The Eighth Circuit Court of Appeals recently published a decision holding that the accommodation process for religious organizations regarding the contraceptive mandate of the Affordable Care Act (ACA) may itself violate religious freedom. The decision contributes to a growing split among federal courts, which will likely end up before the U.S. Supreme Court.
In Sharpe Holdings, Inc. et al. v. U.S. Department of Health and Human Services, a number of nonprofit religious organizations argued that the accommodation process for the ACA’s contraceptive mandate violated their First Amendment religious freedoms as well as the Religious Freedom Restoration Act (RFRA). No. 14-1507 (8th Cir. Sep. 17, 2015). Under the ACA, covered employers are generally required to provide health insurance to their employees, including insurance for approved contraceptive methods. However, the ACA also creates an accommodation process, which allows religious organizations to notify the third-party administrators of their health insurance plans of their religious objections. The third-party administrator is then obligated to provide the contraceptive coverage for employees instead of the religious organization.
The intended purpose of the ACA’s contraceptive-mandate accommodation was to allow religious organizations to avoid providing contraceptive coverage in violation of their religious beliefs. But the Plaintiffs in Sharpe Holdings, Inc. argued that even the accommodation process made them complicit in providing contraception and, therefore, violated their religious beliefs.
A number of circuit courts – including the Second, Fifth, Tenth, and D.C. Circuits – have rejected the argument that complying with the ACA’s accommodation process makes a religious employer complicit in providing contraception. These courts primarily reasoned that it was federal law, rather than the accommodation process, that triggered the third-party administrator’s duty to provide contraception. These courts also determined that it was the courts’ role to determine whether the asserted burden on religious liberty was sufficiently substantial to trigger the protections of RFRA and that the challenger’s assertions were too attenuated to meet that standard.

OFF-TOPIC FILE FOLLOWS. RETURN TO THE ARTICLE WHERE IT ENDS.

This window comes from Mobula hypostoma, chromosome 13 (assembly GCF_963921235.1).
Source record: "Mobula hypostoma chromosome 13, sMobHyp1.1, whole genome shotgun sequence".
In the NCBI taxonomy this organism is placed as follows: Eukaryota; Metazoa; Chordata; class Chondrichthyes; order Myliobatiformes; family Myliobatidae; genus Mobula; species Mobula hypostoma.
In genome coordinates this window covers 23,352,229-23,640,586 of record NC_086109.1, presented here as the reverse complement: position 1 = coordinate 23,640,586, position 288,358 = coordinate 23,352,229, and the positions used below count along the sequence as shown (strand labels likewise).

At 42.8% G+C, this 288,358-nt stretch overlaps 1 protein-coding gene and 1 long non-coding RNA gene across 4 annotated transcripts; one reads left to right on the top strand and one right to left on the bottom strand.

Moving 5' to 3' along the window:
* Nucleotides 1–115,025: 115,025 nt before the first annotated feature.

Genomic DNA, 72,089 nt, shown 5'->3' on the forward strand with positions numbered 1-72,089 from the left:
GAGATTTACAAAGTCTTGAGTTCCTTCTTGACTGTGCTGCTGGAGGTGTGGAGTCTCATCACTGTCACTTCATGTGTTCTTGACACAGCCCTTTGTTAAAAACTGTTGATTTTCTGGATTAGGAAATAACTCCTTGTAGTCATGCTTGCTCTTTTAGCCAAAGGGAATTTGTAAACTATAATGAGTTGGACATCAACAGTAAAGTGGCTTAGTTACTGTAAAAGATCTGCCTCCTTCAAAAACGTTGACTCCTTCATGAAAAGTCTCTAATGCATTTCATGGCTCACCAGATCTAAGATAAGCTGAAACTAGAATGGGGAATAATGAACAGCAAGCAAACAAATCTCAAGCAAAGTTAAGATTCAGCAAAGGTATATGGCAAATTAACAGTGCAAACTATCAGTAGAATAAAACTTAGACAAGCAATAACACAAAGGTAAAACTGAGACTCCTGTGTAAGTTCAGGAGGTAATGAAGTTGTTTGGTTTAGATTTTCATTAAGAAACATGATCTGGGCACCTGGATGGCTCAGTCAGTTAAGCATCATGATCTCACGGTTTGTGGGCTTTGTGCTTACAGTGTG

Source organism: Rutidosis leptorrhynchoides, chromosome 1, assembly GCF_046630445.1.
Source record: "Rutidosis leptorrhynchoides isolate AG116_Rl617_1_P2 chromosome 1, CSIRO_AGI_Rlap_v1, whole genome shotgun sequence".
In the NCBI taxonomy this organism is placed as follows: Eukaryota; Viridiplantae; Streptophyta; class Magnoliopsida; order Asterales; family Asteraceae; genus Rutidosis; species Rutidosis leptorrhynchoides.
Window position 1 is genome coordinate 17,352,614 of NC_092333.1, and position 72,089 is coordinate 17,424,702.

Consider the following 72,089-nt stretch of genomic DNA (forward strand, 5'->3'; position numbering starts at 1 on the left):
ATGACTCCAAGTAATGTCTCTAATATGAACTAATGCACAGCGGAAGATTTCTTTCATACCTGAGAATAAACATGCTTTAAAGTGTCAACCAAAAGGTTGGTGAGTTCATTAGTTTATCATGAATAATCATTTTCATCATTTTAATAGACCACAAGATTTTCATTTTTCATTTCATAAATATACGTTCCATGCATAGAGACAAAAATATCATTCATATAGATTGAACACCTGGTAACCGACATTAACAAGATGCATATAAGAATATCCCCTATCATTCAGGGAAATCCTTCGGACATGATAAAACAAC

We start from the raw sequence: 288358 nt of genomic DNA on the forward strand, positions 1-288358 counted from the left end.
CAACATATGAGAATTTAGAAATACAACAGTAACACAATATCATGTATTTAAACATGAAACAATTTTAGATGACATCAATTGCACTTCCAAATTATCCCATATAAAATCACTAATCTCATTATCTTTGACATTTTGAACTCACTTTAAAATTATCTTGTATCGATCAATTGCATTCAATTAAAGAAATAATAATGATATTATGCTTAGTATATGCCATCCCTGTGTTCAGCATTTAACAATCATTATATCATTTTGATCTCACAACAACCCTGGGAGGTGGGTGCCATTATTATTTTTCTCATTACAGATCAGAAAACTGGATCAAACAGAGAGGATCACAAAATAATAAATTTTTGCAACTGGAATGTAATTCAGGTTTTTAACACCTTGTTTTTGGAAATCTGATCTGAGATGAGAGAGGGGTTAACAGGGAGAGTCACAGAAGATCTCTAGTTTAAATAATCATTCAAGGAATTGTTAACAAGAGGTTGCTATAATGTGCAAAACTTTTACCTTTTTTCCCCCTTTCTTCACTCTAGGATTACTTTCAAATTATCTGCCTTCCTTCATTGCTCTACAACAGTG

The Eighth Circuit disagreed. Relying heavily on the U.S. Supreme Court’s decision in Burwell v. Hobby Lobby Stores, Inc., the Eighth Circuit reasoned that it was required to accept the sincerity of the Plaintiffs’ contention that the accommodation process would substantially violate their religious beliefs. The court explained that:
The question here is not whether CNS and HCC have correctly interpreted the law, but whether they have a sincere religious belief that their participation in the accommodation process makes them morally and spiritually complicit in providing abortifacient coverage. Their affirmative answer is not for us to dispute.
Concluding that the court had no authority to question the Plaintiffs’ conclusion that the accommodation process substantially burdened their religious beliefs, the Eighth Circuit then proceeded to analyze whether there were less restrictive alternatives to accomplishing the government’s objectives in providing contraceptive care. The Eight Circuit held that the Plaintiffs were likely to prevail on their argument that less restrictive alternatives existed.
Specifically, the Eighth Circuit agreed with the Plaintiffs’ arguments that the government could accomplish the same objectives by assuming the costs of providing contraceptive coverage itself, by providing subsidies, reimbursements, or tax credits to employees for contraceptive care, or by paying for the distribution of contraceptives at community health centers, public clinics, or hospitals with income-based support. Because less restrictive alternatives were likely available, the court held that the Plaintiffs were likely to prevail on their claims. As a result, the Eighth Circuit affirmed the lower court’s entry of an injunction prohibiting the government from imposing monetary penalties against the Plaintiffs for refusing to either provide contraceptive coverage or participate in the ACA’s accommodation process.
Takeaway: Given the split among federal circuit courts, the issue of whether the ACA’s accommodation process for the contraceptive mandate violates religious freedom is likely headed to the U.S. Supreme Court.